This Ms. Vegas: Pole Joy honoree, school administrator, athlete, soon-to-be-mama, and all around a warm, grounded, fun person to talk to. A high-level performer and competitor, she fell in love with pole dance during a visit to a strip club for her 18th birthday and never looked back. We muse on pregnancy, childbirth, fear of loss, and the specific challenges that come with being a pole dancer at this phase in her life. She highlights how important seeing other fat polers in the community has been to making peace with her own body, and shares her desire to be a part of bringing more representation into the mainstream.
Edited for clarity and brevity.
Photo credit: Alloy Images
View a pre-pregnancy performance including Ms. Vegas's signature Fish Flop here
(Video also by Alloy Images)
Let's start with how you started pole dancing.
When I turned 18 I went to a strip club with a few friends, because that's what you do when you turn 18 in Vegas. I remember being in total awe of the dancers that I saw there. No two had the same style, but all of them just commanded the stage in a way that I could only dream of because I had such intense body image issues. And I thought, hey, I want to learn how to do this. I want to learn how to shine. So that's what sparked it. I went to college in DC, and when I came home to Vegas for the summer I found a pole studio that had an open house while I was in town. All of the instructors were strippers in Vegas, so it was kind of a cool, very, very old school set up there. I took classes there every single summer when I would come home from college, and then once I graduated college, I stayed in DC and I found a full studio there. I actually still dance with that studio virtually even though I don't live there anymore. So I got into it and I just never got out of it.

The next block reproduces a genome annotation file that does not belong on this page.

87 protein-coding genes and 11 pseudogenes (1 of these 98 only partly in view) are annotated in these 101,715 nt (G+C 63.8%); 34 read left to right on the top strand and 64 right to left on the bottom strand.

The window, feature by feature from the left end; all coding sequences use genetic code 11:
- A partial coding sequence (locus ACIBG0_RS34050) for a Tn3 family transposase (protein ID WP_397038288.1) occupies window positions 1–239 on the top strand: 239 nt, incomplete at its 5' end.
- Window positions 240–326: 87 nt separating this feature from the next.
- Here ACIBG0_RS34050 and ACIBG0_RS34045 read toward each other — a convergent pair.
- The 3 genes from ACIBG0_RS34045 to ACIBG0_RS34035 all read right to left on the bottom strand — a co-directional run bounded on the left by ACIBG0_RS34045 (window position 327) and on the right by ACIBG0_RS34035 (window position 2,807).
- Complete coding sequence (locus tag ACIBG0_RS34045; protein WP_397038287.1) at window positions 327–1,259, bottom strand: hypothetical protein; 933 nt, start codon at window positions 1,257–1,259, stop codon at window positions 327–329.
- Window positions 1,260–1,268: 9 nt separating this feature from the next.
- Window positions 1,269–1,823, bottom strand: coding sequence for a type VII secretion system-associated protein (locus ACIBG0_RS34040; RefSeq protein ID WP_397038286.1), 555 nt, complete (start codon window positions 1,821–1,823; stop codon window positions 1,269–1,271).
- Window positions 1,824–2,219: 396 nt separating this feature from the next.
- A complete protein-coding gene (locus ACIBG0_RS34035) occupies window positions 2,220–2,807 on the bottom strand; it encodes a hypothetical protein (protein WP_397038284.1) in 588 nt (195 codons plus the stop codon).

You talked about going into it struggling with with body issues and with your self esteem. What was that transition like for you—because I know it's not instantaneous. It's not like you take one class and then all of a sudden you're like, oh, I have confidence now.